Chapter III: The "Visual Translation Effect" - The biggest misconceptions about apparel sizing

Aktualisiert: Feb 6


“The customer wears products according to how we design them.”

Quick read: Receiving the feedback of “bad fit” might be caused by the visual translation effect, rather than wrong body measurements or wrong fit. Use customer feedback and returns to understand how they want to wear your clothes.


We all have that one relative who claims to wear at least one size smaller than his or her actual figure looks like. One of my beloved family members would end up in the spectrum of confection size 42 or 44 just going by the body measurement chart of her favourite brand. But she orders size 40 being convinced that the brands fit just “comes out bigger”. Interestingly when I check the online picture of the model against how it actually fits my family member there is a visible gap. I call it the “visual translation effect”.


When we see something online or in a shop worn by a mannequin we tend to create a vision of what that garment might look on us. Depending on our fit preference we translate what we see into what we think is a good fit. You don’t need to be a behavioural specialist to understand that once an appealing garment catches our eye we tend to visually imagine it on our bodies in the best way possible. The further you are away from the displayed size, the more room for interpretation is left in terms of the visual translation effect.


Besides the visual translation effect doesn’t always take the designers intention into account. You can hire the most professional technical staff working with proven body measurements. But good fit is and always will be a subjective thing. Let me try to explain in simple sketches looking at a top seller shape I developed that sold over many seasons. In the left sketch you see the confection size 36 worn by a size 36 model. On the right you see a size 44 model wearing the size 44. The fit on both represents the accurate scaling from small to large size. Both are equally casual and lose fitting. There is plenty of space around the waist and hip area.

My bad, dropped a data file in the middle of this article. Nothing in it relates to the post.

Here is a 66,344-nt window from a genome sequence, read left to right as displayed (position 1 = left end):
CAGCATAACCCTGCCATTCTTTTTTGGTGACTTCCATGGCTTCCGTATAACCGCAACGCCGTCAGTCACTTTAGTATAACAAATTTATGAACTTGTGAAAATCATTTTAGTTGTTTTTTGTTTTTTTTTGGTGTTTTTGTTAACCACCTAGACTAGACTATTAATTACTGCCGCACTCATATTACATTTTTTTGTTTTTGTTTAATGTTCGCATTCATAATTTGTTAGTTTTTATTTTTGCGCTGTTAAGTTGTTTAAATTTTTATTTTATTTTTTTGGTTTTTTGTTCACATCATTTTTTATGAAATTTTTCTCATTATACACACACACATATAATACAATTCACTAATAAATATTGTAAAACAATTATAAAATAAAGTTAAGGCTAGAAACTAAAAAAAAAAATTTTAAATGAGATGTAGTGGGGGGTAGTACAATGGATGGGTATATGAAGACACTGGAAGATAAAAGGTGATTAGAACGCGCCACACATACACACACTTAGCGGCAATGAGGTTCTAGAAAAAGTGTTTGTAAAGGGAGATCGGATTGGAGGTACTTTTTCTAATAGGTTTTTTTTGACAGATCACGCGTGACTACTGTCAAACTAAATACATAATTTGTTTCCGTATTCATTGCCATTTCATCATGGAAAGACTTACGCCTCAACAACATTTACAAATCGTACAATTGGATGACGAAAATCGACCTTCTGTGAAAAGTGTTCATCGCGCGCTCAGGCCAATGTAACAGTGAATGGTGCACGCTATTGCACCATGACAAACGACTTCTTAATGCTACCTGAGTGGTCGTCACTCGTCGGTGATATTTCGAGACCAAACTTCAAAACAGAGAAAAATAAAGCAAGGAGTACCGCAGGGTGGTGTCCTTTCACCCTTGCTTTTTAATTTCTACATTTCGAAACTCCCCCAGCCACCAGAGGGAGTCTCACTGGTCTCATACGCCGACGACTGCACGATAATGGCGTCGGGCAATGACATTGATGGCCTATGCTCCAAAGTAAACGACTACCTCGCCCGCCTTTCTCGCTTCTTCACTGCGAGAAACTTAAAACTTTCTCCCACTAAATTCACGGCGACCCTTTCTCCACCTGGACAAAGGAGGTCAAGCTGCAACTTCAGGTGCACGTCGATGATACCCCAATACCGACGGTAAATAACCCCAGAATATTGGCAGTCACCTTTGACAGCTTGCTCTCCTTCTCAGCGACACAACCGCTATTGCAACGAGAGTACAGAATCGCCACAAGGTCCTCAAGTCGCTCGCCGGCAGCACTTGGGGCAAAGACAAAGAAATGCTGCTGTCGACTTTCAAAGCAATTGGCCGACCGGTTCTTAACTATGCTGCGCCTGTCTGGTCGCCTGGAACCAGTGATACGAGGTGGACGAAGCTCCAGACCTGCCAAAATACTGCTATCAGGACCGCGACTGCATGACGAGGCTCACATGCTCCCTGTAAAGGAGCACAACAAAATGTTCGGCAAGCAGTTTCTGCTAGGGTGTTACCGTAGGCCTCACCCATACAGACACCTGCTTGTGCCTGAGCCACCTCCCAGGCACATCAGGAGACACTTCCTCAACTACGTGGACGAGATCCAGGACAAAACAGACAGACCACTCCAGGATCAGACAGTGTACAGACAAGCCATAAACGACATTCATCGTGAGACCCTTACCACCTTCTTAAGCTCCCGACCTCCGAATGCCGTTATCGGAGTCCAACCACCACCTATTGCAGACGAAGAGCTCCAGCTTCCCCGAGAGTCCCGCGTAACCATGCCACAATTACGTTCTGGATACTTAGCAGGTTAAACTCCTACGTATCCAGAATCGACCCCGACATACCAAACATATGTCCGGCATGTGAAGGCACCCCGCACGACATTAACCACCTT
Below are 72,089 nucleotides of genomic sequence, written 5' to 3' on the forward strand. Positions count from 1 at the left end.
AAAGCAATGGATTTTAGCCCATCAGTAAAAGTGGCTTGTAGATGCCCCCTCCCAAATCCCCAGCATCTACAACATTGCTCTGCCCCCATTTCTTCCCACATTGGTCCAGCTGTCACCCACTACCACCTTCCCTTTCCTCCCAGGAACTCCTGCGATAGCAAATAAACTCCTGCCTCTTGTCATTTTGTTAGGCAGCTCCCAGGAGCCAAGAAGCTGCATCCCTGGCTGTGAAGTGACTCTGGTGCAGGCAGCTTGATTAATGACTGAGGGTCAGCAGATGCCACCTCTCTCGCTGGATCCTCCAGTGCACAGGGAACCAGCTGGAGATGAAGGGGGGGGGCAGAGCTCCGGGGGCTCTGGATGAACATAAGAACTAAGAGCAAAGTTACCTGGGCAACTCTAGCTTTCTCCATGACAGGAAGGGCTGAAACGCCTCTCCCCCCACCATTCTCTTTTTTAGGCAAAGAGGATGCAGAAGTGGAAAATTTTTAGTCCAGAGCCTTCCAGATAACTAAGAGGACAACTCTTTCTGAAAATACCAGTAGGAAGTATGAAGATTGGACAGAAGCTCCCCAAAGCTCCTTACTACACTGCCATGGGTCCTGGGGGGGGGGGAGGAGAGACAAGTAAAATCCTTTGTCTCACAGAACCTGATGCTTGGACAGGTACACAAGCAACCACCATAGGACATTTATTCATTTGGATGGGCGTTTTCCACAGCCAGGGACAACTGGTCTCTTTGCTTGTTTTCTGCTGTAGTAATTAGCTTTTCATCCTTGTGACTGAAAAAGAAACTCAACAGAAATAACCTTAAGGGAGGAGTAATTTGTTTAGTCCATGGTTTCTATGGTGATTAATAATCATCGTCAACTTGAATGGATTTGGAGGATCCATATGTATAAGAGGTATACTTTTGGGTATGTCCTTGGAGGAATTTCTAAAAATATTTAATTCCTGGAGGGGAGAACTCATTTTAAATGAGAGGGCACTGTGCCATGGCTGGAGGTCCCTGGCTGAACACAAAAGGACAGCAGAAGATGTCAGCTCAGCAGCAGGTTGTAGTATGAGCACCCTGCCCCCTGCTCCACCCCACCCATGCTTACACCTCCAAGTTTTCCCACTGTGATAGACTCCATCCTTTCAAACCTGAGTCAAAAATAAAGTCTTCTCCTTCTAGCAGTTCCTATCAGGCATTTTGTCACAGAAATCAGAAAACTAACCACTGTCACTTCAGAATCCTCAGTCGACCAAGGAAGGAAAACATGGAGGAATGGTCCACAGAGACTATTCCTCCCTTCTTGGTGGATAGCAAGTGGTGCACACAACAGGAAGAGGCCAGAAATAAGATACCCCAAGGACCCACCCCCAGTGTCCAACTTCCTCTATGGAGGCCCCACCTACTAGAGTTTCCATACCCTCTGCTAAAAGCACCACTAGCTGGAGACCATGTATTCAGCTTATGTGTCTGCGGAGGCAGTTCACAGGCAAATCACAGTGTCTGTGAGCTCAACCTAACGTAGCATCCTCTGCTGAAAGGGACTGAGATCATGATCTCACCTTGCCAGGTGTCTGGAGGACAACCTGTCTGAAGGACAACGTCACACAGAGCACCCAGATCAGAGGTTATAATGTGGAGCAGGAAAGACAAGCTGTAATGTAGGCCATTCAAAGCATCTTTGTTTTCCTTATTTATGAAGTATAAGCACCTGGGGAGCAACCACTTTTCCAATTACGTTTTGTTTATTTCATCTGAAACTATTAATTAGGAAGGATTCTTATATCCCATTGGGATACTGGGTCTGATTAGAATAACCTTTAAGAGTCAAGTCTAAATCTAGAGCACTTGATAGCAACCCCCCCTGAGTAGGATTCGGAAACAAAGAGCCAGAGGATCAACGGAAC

Surprisingly some customers have a different expectation that goes a bit more in the below direction. On the left again you see the size 36 worn by a size 36 model. On the right you see a size 44 model wearing a size 42. The fit of the larger size represents the visually translated version that the size 44 customers imagines when looking at the size 36 shop picture.


This customer will eventually order his true size 44 first, send it back and re-order size 42 and be happy with the result. In the illustration you can see a way more fitted waist and hip area. The perception of lose fit varies massively in on the size spectrum.


There are two conclusions that we know customers usually draw from the described experience:

Fit decisions are led by the design and shape or silhouette for sure. But how customers imagine to wear your clothes can be quite different from what you expect. Their have been trials were garment measurements were not graded according to the customers body measurement but followed smaller steps. And it worked. We know that lose fits for example only work for certain commodity groups and therefore grading must be adapted according to the visual translation effect. This was just one example as there are other visual translation effects not only in lose and tight.


Experienced designers, buyers and technicians are trying to take the visual translation effects into account when fitting prototypes but the farther we move to worldwide shipping the less the key decision makers in fit learn about customer preferences of their own product line. That represents both a big threat as well as big potential that lay in return rates. Customers will return articles for sizing based on their fit expectations – not on yours.


By the way the visual translation effect plays into the fact that 3D avatars based on the customers body measurements mostly don’t work in online shops. What are you more likely to order: a semi-sexy truth or an awesome imagination? Undeniably there is this sparkly magic of unpacking a garment and trying it on the first time for most of the customers. Taking this away and replacing it with an unemotional computer generated truth will hit sales numbers directly.

Self-reflection is quite a subjective thing and has always worked in fashion’s favour.




Read the other articles of this series here:



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